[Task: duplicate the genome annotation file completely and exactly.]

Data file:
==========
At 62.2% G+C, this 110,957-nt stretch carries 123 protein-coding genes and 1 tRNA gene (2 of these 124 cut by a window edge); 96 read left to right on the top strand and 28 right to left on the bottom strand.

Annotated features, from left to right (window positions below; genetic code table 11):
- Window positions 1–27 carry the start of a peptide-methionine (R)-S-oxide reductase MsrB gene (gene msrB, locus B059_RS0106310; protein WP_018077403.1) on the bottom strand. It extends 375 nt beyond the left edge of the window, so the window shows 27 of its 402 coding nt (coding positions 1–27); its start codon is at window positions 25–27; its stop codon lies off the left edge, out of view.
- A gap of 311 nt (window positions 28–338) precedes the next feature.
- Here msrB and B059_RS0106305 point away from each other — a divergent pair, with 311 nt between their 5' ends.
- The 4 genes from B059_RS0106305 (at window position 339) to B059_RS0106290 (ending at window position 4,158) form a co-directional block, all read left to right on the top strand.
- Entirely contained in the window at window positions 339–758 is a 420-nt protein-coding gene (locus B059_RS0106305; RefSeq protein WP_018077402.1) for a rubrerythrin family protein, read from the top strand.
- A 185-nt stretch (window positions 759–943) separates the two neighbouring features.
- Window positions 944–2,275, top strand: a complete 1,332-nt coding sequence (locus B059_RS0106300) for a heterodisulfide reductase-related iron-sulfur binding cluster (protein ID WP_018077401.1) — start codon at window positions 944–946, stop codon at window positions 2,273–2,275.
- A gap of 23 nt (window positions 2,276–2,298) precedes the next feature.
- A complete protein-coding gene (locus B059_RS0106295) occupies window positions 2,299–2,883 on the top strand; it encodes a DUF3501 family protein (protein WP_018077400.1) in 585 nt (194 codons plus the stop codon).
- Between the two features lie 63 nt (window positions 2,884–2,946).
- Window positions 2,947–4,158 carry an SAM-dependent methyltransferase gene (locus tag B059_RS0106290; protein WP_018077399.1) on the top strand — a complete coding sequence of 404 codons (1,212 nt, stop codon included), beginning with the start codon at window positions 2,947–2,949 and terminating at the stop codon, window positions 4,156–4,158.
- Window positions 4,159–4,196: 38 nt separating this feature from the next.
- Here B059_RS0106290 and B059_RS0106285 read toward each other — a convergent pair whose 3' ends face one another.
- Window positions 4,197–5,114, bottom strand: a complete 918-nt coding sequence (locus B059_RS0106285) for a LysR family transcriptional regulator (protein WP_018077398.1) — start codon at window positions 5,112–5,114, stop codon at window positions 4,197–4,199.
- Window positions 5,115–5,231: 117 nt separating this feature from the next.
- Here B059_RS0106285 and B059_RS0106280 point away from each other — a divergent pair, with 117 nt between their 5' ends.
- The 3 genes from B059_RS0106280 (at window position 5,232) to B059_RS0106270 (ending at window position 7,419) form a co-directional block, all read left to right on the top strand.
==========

At 62.2% G+C, this 110,957-nt stretch carries 123 protein-coding genes and 1 tRNA gene (2 of these 124 cut by a window edge); 96 read left to right on the top strand and 28 right to left on the bottom strand.

Annotated features, from left to right (window positions below; genetic code table 11):
- Window positions 1–27 carry the start of a peptide-methionine (R)-S-oxide reductase MsrB gene (gene msrB, locus B059_RS0106310; protein WP_018077403.1) on the bottom strand. It extends 375 nt beyond the left edge of the window, so the window shows 27 of its 402 coding nt (coding positions 1–27); its start codon is at window positions 25–27; its stop codon lies off the left edge, out of view.
- A gap of 311 nt (window positions 28–338) precedes the next feature.
- Here msrB and B059_RS0106305 point away from each other — a divergent pair, with 311 nt between their 5' ends.
- The 4 genes from B059_RS0106305 (at window position 339) to B059_RS0106290 (ending at window position 4,158) form a co-directional block, all read left to right on the top strand.
- Entirely contained in the window at window positions 339–758 is a 420-nt protein-coding gene (locus B059_RS0106305; RefSeq protein WP_018077402.1) for a rubrerythrin family protein, read from the top strand.
- A 185-nt stretch (window positions 759–943) separates the two neighbouring features.
- Window positions 944–2,275, top strand: a complete 1,332-nt coding sequence (locus B059_RS0106300) for a heterodisulfide reductase-related iron-sulfur binding cluster (protein ID WP_018077401.1) — start codon at window positions 944–946, stop codon at window positions 2,273–2,275.
- A gap of 23 nt (window positions 2,276–2,298) precedes the next feature.
- A complete protein-coding gene (locus B059_RS0106295) occupies window positions 2,299–2,883 on the top strand; it encodes a DUF3501 family protein (protein WP_018077400.1) in 585 nt (194 codons plus the stop codon).
- Between the two features lie 63 nt (window positions 2,884–2,946).
- Window positions 2,947–4,158 carry an SAM-dependent methyltransferase gene (locus tag B059_RS0106290; protein WP_018077399.1) on the top strand — a complete coding sequence of 404 codons (1,212 nt, stop codon included), beginning with the start codon at window positions 2,947–2,949 and terminating at the stop codon, window positions 4,156–4,158.
- Window positions 4,159–4,196: 38 nt separating this feature from the next.
- Here B059_RS0106290 and B059_RS0106285 read toward each other — a convergent pair whose 3' ends face one another.
- Window positions 4,197–5,114, bottom strand: a complete 918-nt coding sequence (locus B059_RS0106285) for a LysR family transcriptional regulator (protein WP_018077398.1) — start codon at window positions 5,112–5,114, stop codon at window positions 4,197–4,199.
- Window positions 5,115–5,231: 117 nt separating this feature from the next.
- Here B059_RS0106285 and B059_RS0106280 point away from each other — a divergent pair, with 117 nt between their 5' ends.
- The 3 genes from B059_RS0106280 (at window position 5,232) to B059_RS0106270 (ending at window position 7,419) form a co-directional block, all read left to right on the top strand.